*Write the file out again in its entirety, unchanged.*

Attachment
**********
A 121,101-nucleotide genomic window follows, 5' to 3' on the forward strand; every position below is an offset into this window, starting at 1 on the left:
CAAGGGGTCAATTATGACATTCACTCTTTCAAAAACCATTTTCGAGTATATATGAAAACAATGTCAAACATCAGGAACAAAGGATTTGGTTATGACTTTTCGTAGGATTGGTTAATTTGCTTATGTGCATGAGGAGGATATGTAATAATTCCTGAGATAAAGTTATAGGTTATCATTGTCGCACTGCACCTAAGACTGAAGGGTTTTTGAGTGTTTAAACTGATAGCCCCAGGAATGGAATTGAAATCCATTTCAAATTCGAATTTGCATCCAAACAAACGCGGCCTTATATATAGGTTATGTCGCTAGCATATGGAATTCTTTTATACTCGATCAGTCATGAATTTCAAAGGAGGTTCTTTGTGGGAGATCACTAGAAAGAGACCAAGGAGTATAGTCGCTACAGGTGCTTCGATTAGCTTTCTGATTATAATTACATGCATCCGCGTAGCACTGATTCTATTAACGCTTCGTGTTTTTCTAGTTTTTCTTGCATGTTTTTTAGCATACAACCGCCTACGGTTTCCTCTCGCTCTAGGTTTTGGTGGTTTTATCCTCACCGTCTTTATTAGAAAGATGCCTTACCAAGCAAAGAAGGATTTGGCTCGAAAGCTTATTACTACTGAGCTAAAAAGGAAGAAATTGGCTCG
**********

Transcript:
A 121,101-nucleotide genomic window follows, 5' to 3' on the forward strand; every position below is an offset into this window, starting at 1 on the left:
CAAGGGGTCAATTATGACATTCACTCTTTCAAAAACCATTTTCGAGTATATATGAAAACAATGTCAAACATCAGGAACAAAGGATTTGGTTATGACTTTTCGTAGGATTGGTTAATTTGCTTATGTGCATGAGGAGGATATGTAATAATTCCTGAGATAAAGTTATAGGTTATCATTGTCGCACTGCACCTAAGACTGAAGGGTTTTTGAGTGTTTAAACTGATAGCCCCAGGAATGGAATTGAAATCCATTTCAAATTCGAATTTGCATCCAAACAAACGCGGCCTTATATATAGGTTATGTCGCTAGCATATGGAATTCTTTTATACTCGATCAGTCATGAATTTCAAAGGAGGTTCTTTGTGGGAGATCACTAGAAAGAGACCAAGGAGTATAGTCGCTACAGGTGCTTCGATTAGCTTTCTGATTATAATTACATGCATCCGCGTAGCACTGATTCTATTAACGCTTCGTGTTTTTCTAGTTTTTCTTGCATGTTTTTTAGCATACAACCGCCTACGGTTTCCTCTCGCTCTAGGTTTTGGTGGTTTTATCCTCACCGTCTTTATTAGAAAGATGCCTTACCAAGCAAAGAAGGATTTGGCTCGAAAGCTTATTACTACTGAGCTAAAAAGGAAGAAATTGGCTCG